Like an arrow poised for flight, an undercurrent of restless agitation pervades Alonzo King’s latest work set to four Shostakovich string quartets. The music wavers in a state of crystalline suspension, pushing the dancers’ tensile strength to the limit as they revel in the space between harmony and discord, in the long arc before an earthbound fall.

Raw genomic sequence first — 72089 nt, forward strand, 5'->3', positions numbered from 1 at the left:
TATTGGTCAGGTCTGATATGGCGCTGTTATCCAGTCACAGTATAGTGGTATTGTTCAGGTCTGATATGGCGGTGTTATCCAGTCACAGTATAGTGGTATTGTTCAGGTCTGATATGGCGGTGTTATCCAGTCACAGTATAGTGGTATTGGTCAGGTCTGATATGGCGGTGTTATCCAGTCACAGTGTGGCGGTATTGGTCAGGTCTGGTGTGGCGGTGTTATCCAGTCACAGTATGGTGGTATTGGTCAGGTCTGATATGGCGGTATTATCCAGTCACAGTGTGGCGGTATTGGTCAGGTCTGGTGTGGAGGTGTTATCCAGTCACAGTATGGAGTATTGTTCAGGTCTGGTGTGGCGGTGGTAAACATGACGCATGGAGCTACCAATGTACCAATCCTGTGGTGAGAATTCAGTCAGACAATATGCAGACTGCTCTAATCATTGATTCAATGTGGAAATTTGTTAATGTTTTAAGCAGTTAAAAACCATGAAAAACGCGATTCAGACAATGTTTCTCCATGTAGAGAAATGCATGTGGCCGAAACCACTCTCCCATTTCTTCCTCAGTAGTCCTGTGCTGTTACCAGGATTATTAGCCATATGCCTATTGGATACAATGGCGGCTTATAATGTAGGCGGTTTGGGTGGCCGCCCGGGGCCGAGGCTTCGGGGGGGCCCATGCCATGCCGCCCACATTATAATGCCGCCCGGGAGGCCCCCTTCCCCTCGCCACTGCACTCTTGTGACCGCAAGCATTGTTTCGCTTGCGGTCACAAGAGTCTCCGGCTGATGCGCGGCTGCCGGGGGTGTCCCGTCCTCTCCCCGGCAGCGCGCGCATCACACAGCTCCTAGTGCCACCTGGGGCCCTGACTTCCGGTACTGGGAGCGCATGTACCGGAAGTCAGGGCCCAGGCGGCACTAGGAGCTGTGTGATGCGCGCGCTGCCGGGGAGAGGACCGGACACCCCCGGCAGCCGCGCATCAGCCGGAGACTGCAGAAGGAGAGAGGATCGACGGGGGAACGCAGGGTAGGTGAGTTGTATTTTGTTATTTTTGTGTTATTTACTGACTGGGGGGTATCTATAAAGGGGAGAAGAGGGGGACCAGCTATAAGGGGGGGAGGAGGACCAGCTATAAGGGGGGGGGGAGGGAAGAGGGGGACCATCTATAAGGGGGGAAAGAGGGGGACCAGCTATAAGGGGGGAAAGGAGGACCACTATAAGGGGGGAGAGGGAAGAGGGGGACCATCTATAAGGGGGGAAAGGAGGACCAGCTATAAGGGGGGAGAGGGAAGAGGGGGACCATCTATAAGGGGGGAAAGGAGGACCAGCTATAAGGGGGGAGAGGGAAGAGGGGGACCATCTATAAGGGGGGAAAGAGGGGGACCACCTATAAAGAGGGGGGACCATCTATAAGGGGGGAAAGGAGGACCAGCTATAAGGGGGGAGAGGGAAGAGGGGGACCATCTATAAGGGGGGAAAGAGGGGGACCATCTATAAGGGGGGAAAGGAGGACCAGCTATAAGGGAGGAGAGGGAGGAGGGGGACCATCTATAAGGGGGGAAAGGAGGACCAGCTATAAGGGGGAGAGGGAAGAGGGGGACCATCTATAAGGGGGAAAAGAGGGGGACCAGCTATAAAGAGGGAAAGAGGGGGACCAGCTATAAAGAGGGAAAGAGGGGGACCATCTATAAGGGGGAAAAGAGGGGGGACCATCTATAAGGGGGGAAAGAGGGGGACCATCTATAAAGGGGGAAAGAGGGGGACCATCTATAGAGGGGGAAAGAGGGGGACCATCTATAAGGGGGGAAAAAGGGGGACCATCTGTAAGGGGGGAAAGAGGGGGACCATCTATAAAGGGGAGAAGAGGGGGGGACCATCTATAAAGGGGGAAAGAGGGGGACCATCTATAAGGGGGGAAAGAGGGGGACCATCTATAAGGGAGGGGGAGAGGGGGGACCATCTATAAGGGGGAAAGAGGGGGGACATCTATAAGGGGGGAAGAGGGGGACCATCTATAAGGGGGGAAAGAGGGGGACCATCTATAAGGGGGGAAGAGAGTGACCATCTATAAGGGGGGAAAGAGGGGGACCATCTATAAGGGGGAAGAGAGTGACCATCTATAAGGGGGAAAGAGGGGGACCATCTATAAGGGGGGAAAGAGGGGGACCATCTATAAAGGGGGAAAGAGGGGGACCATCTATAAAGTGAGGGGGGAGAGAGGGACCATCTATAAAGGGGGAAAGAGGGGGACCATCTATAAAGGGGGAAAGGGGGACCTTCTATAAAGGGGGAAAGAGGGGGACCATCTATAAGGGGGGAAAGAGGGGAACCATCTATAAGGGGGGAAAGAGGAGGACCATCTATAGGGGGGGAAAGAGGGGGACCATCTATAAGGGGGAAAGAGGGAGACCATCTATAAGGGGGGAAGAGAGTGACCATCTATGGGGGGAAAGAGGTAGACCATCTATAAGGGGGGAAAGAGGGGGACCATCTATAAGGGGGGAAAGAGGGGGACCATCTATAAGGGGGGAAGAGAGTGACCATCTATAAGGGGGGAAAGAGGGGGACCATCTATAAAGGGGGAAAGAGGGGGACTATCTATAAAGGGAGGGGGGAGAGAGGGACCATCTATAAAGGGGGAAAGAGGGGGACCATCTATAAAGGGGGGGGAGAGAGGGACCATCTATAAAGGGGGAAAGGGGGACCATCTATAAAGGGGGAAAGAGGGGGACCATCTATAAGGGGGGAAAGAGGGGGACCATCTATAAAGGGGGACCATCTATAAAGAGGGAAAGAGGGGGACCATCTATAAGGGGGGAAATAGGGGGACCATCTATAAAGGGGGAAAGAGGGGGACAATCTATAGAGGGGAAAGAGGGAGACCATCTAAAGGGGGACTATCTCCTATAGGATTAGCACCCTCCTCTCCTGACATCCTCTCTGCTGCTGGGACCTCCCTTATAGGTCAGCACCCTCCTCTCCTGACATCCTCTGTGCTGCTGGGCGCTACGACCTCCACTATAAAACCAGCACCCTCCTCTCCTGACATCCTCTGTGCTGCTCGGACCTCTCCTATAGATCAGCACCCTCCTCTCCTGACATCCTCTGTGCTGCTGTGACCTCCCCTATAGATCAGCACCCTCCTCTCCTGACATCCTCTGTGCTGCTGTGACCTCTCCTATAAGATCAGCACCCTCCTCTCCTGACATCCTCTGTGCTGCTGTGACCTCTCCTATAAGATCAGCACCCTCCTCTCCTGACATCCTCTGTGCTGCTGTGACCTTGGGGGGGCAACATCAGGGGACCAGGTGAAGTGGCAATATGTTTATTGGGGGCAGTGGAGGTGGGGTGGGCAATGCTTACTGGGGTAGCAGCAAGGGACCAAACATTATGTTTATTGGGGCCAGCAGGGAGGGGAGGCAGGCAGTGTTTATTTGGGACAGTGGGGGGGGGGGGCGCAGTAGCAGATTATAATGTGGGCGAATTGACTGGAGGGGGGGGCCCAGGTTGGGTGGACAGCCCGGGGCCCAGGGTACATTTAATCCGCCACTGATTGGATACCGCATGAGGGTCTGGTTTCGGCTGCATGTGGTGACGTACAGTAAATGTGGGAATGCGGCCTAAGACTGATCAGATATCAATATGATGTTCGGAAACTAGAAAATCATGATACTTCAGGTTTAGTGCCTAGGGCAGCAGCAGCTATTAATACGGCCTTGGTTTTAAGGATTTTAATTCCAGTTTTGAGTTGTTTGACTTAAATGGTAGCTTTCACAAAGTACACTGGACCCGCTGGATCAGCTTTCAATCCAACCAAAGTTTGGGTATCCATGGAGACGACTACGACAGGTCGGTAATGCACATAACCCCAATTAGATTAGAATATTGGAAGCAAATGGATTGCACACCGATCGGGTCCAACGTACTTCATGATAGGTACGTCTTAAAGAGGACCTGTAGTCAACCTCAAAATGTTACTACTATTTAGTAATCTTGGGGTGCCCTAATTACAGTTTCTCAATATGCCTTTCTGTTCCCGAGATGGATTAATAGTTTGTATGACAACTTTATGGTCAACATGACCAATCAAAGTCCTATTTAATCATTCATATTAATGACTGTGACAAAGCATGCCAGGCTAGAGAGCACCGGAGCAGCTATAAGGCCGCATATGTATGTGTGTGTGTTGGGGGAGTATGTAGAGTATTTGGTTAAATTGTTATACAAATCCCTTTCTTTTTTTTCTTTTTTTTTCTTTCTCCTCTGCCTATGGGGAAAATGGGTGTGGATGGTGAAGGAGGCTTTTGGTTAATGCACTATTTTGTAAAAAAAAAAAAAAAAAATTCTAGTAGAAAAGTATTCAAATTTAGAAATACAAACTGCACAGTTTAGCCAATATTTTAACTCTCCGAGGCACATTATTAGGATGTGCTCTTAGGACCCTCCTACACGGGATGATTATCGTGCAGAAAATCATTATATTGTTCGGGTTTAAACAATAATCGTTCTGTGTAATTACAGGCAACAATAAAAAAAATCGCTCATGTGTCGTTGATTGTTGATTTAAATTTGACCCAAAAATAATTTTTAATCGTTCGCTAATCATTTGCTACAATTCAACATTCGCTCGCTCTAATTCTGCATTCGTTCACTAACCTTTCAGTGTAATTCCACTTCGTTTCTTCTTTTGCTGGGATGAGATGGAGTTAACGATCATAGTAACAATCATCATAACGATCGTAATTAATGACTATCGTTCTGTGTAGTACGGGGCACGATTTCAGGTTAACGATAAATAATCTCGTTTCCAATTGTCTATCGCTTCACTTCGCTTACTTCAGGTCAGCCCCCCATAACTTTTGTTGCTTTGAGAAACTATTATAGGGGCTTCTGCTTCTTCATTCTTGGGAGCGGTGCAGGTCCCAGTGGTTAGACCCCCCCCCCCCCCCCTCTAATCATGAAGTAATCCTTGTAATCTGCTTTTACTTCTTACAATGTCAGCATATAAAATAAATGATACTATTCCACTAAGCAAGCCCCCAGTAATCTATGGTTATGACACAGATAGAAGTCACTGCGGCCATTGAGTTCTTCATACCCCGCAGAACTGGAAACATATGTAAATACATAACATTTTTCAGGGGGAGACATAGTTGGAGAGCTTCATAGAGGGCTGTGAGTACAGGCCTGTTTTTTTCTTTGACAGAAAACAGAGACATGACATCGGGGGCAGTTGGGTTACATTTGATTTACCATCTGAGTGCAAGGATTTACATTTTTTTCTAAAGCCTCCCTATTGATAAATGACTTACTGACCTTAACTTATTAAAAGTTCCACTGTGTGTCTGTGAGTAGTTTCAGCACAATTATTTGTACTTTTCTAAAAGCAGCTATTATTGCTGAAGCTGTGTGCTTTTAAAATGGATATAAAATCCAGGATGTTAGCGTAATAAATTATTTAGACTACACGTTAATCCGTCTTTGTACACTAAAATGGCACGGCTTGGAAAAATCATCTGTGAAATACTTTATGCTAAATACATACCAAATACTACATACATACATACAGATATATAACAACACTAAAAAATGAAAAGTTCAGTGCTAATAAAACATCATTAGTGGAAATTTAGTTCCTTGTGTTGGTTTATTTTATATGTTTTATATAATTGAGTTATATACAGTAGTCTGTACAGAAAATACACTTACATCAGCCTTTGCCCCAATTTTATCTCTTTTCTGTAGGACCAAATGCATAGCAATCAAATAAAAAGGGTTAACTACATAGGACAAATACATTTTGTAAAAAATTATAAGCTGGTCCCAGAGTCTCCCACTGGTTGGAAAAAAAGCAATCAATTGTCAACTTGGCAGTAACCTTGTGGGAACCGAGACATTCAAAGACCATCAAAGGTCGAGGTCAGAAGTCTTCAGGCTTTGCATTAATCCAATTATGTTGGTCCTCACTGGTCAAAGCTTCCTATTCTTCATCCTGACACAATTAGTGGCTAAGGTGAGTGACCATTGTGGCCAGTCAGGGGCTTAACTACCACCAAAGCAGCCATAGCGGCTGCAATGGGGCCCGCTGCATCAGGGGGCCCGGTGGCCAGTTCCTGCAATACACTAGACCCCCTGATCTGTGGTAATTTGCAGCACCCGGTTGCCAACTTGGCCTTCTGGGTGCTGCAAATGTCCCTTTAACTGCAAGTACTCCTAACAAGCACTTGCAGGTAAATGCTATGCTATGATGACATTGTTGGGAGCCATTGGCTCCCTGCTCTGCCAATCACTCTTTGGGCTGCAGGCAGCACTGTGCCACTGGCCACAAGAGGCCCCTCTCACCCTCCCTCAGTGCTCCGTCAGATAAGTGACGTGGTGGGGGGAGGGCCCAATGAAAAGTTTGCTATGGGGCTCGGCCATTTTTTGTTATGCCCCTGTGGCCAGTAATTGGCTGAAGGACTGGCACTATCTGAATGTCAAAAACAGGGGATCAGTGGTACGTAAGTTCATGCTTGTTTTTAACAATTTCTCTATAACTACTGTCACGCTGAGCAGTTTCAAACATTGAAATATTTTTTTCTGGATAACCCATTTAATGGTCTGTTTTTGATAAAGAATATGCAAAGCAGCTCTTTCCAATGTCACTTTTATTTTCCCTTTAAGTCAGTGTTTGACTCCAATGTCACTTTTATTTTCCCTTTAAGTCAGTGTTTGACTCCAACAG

Choreographed to Bach’s concerto in D Minor (utilized famously by George Balanchine in 1941), Concerto for Two Violins is a sleek and sharp salute to ballet’s past while marking the continued evolution of neoclassicism. Balanchine’s training in music theory provided one visual conception of the score. As King investigates the densely layered contrapuntal voices for himself, we hear beloved melodies anew. San Francisco Chronicle dance critic Alan Ulrich wrote that the piece delivered what LINES Ballet audiences have come to expect: “dancing of immense pliancy and emotional resonance by a team of amazingly resilient performers who relish the challenges that King’s choreography throws their way.”